Pond Explorers

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Ponds or lakes are great places to explore! There is a huge variety of living things that you can discover with a simple dip-net. If you don’t have a dip-net, don’t worry! You can easily make one with a few items around the house. Make sure to ask your parents for help!

Make Your Own Dip-Net

To make your own dip net, you will need:

  • A pair of tights, pantyhose, or other thin and stretchy fabric
  • Scissors
  • A wire coat hanger
  • A sewing needle
  • Thread
  • Duct tape or packing tape
  • Small wooden dowel, bamboo cane, or sturdy stick

Safety Notes

Be careful when approaching bodies of water. Don’t lean so far over that you fall in, and be aware of wildlife that may be using the wetlands as their home!

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Step 1

Cut the bottom part of the leg off of the tights. Tie the remaining parts of the legs together. This is your net.

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Step 2

Reshape the coat hanger to make a hoop or square. This will be the frame of the net.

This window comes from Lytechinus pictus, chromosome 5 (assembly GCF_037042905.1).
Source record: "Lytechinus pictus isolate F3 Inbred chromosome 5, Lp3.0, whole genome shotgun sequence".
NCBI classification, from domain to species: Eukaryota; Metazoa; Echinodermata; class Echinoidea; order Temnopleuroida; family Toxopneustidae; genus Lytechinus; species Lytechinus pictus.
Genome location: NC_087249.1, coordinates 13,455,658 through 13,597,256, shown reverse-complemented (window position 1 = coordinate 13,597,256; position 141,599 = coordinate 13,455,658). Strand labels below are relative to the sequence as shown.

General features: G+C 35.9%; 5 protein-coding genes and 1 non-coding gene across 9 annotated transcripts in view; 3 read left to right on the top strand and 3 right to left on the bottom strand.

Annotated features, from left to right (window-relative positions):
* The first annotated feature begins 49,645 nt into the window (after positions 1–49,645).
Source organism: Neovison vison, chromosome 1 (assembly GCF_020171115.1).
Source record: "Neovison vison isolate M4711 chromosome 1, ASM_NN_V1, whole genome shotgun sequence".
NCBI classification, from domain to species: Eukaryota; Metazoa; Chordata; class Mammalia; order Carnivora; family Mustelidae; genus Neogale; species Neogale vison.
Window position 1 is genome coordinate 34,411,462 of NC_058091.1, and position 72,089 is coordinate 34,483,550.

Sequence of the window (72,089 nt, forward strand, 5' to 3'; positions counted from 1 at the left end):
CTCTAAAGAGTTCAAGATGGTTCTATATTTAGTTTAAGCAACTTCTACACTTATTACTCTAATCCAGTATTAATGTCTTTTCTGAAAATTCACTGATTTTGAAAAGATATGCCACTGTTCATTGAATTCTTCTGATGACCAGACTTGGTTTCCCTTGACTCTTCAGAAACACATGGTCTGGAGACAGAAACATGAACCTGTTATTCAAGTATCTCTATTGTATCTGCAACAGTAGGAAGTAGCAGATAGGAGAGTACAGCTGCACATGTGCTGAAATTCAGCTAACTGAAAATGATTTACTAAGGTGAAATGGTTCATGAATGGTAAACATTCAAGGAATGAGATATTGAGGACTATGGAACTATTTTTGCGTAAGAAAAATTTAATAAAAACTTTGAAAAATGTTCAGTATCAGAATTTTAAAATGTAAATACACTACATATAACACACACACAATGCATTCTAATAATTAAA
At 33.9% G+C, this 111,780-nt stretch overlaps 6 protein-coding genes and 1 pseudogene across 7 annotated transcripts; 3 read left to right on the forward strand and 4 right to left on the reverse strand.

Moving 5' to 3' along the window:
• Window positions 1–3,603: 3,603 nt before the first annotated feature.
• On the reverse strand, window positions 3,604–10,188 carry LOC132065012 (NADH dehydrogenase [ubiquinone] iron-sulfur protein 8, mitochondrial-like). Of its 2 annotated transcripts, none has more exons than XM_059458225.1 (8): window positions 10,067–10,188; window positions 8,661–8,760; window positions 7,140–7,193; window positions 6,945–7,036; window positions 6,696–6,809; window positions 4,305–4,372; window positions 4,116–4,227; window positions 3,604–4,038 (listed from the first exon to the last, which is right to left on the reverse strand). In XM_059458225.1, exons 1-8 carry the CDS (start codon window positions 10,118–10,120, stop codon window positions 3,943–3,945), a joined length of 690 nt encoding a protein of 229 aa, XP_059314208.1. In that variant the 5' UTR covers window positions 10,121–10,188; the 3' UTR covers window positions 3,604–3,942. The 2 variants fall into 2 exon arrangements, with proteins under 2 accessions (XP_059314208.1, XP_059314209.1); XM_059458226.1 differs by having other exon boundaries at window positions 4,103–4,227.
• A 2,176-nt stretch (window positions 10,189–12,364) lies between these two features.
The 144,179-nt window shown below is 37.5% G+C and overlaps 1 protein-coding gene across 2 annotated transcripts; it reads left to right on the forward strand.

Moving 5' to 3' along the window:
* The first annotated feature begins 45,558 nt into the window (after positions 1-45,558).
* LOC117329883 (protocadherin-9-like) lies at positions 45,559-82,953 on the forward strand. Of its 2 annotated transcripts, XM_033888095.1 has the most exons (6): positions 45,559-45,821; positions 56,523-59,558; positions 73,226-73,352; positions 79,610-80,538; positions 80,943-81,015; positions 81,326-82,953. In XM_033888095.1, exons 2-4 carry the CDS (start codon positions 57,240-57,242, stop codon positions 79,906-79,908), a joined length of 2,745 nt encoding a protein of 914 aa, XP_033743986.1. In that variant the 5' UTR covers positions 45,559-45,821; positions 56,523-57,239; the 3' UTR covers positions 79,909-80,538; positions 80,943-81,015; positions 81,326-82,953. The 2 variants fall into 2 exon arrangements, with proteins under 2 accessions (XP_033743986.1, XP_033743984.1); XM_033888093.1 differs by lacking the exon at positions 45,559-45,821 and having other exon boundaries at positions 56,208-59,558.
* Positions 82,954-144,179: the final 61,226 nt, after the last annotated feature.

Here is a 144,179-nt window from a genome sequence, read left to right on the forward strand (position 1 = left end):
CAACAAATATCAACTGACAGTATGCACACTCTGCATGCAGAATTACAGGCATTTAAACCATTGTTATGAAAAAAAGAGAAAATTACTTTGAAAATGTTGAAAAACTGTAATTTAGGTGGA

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Step 3

Fold you’re the edges of your net over the frame and sew in place.


Step 4

Straighten the hook end of the coat hanger. Use the duct tape to tape this end to the wooden dowel.

Step 5

It’s time to go pond dipping! You may want to take a magnifying glass to get a closer look at what you find or a camera to take pictures!

Using Your Dip-Net

  • You’ll need a container to collect whatever creatures wind up in your net. Any small jar will do, as will an egg carton! You will need to scoop some of the pond water into your container so the creatures can still swim around while you are exploring.
  • Gently sweep your net through the water in a figure-eight motion. You want your net to almost be at the bottom of the pond, but don’t stir up too much mud as it will clog up your net and make it harder to see what you’ve captured. Places where there are plants growing in the water are excellent spots to try as well.
  • Carefully lift your net out of the water and turn it inside out over your container, so that anything you’ve caught drops into your container. If you want to take a closer look, use a spoon to gently scoop them up – your hands could hurt whatever creatures you’ve captured!
  • When you’re finished collecting, carefully pour the container back into the pond and make sure all of the creatures are safely returned.

Did You Know?

Pond dipping isn’t just for fun! Scientists use this technique to help determine water quality. Check out next week’s activity to see how you can determine the health of the ponds and waterways you live in.

3/24/2020 6:34:18 PM
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